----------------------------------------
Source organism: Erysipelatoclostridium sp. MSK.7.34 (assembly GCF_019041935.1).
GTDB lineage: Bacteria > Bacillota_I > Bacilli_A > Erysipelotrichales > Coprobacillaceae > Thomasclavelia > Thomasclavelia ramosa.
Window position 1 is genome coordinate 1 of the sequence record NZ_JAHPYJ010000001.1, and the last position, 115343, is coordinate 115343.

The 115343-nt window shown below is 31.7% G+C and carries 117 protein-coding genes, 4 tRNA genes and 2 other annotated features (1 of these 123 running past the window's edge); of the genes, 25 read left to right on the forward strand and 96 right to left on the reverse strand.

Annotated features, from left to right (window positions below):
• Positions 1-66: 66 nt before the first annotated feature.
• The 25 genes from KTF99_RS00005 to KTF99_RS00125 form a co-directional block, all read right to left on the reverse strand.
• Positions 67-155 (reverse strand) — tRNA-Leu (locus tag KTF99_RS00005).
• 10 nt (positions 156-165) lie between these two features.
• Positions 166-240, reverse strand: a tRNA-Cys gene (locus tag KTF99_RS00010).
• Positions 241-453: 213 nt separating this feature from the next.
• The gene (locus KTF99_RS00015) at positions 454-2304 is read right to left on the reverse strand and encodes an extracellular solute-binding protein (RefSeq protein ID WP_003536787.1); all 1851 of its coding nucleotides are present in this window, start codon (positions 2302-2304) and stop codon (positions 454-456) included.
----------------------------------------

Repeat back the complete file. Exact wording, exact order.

Source organism: Erysipelatoclostridium sp. MSK.7.34 (assembly GCF_019041935.1).
GTDB lineage: Bacteria > Bacillota_I > Bacilli_A > Erysipelotrichales > Coprobacillaceae > Thomasclavelia > Thomasclavelia ramosa.
Window position 1 is genome coordinate 1 of the sequence record NZ_JAHPYJ010000001.1, and the last position, 115343, is coordinate 115343.

The 115343-nt window shown below is 31.7% G+C and carries 117 protein-coding genes, 4 tRNA genes and 2 other annotated features (1 of these 123 running past the window's edge); of the genes, 25 read left to right on the forward strand and 96 right to left on the reverse strand.

Annotated features, from left to right (window positions below):
• Positions 1-66: 66 nt before the first annotated feature.
• The 25 genes from KTF99_RS00005 to KTF99_RS00125 form a co-directional block, all read right to left on the reverse strand.
• Positions 67-155 (reverse strand) — tRNA-Leu (locus tag KTF99_RS00005).
• 10 nt (positions 156-165) lie between these two features.
• Positions 166-240, reverse strand: a tRNA-Cys gene (locus tag KTF99_RS00010).
• Positions 241-453: 213 nt separating this feature from the next.
• The gene (locus KTF99_RS00015) at positions 454-2304 is read right to left on the reverse strand and encodes an extracellular solute-binding protein (RefSeq protein ID WP_003536787.1); all 1851 of its coding nucleotides are present in this window, start codon (positions 2302-2304) and stop codon (positions 454-456) included.